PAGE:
As we approach the holiday season, the familiar images show
groups of happy people socializing.
“However, a large number of people
will be facing the biggest shopping period of the year either alone or
feeling lonely – an important fact largely overlooked by both consumers
and the people who market to them.” – Baba
Shiv Marketing Professor Stanford
Graduate School of Business.
Shiv became interested in studying loneliness, or the sense of being
socially isolated, when he heard a statistic that stunned him: 25% of
people today say they are lonely, a percentage that’s higher than in
years past. “That’s so counterintuitive,” he says. “Because of social
media, you’d think people would be saying they’re less lonely than
before the technology existed.”
As someone who studies consumer behavior, Shiv naturally turned to the
question of how loneliness affects buying decisions.
In a recent study,
which he conducted with colleagues from the business schools of the
University of Iowa and the University of British Columbia, the
researchers looked at what sort of movie lonely people would choose to
rent from Netflix. They showed participants a picture of a DVD case
along with a description of the movie and a rating, supposedly the
average of past viewers’ reviews.
One randomly selected group saw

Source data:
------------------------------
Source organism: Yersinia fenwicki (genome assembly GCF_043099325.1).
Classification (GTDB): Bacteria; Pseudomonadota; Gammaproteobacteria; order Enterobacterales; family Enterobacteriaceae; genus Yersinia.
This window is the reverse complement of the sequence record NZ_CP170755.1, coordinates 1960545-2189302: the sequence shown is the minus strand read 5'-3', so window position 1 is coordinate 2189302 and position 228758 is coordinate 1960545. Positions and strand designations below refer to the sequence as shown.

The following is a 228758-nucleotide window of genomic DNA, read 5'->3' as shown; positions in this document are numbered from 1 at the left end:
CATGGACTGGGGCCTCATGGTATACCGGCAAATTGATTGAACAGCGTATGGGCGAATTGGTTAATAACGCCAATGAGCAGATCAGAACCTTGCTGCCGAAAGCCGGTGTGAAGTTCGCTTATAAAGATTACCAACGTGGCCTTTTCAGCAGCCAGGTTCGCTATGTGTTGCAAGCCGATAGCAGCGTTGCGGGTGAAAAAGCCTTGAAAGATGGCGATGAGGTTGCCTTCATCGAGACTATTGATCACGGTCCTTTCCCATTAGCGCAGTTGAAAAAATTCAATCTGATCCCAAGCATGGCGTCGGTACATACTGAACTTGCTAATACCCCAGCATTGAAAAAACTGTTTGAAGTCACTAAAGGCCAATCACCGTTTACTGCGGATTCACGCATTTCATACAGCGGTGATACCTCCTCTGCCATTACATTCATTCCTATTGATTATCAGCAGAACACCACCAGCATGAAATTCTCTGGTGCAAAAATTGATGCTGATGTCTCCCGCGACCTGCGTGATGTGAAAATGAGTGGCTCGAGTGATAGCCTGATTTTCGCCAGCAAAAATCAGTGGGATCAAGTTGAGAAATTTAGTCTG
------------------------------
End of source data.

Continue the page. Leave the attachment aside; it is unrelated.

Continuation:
information for a movie with a Netflix rating of 2.5 stars (or slightly
below the midpoint on the site’s 5-star scale). The other group saw
information about exactly the same movie, but were told that its rating
was 3.5 stars, a tad higher than the midpoint. After evaluating how much
they would like the film and how likely they were to rent it, all the
participants completed a standard loneliness questionnaire.
Most people, not surprisingly, said they would like to see the
higher-rated movie. But intriguingly, just the opposite was true for
those who scored on the lonely end of the loneliness scale: lonely
participants actually favored the 2.5-star film.
The Netflix study was inconclusive
because 2.5 stars can mean quite different things. It’s possible that a
movie earned that average because it’s loved by a significant minority,
in the way of a cult film; but it could simply be a mediocre movie,
rated below average by just about everyone.
Shiv and his colleagues ran
more experiments and found results that matched the first
Despite what the loneliness questionnaires show about people’s private
feelings, few are willing to publicly admit to their loneliness. This
may be one reason marketers seem to underestimate the prevalence of the
Online marketers, on the other
hand, can customize their message based on browsing patterns and
purchase histories. Personalized messages, such as “People like you
bought this product” – something the Amazons and Netflixes are already
doing across the board, will work especially well for lonely consumers.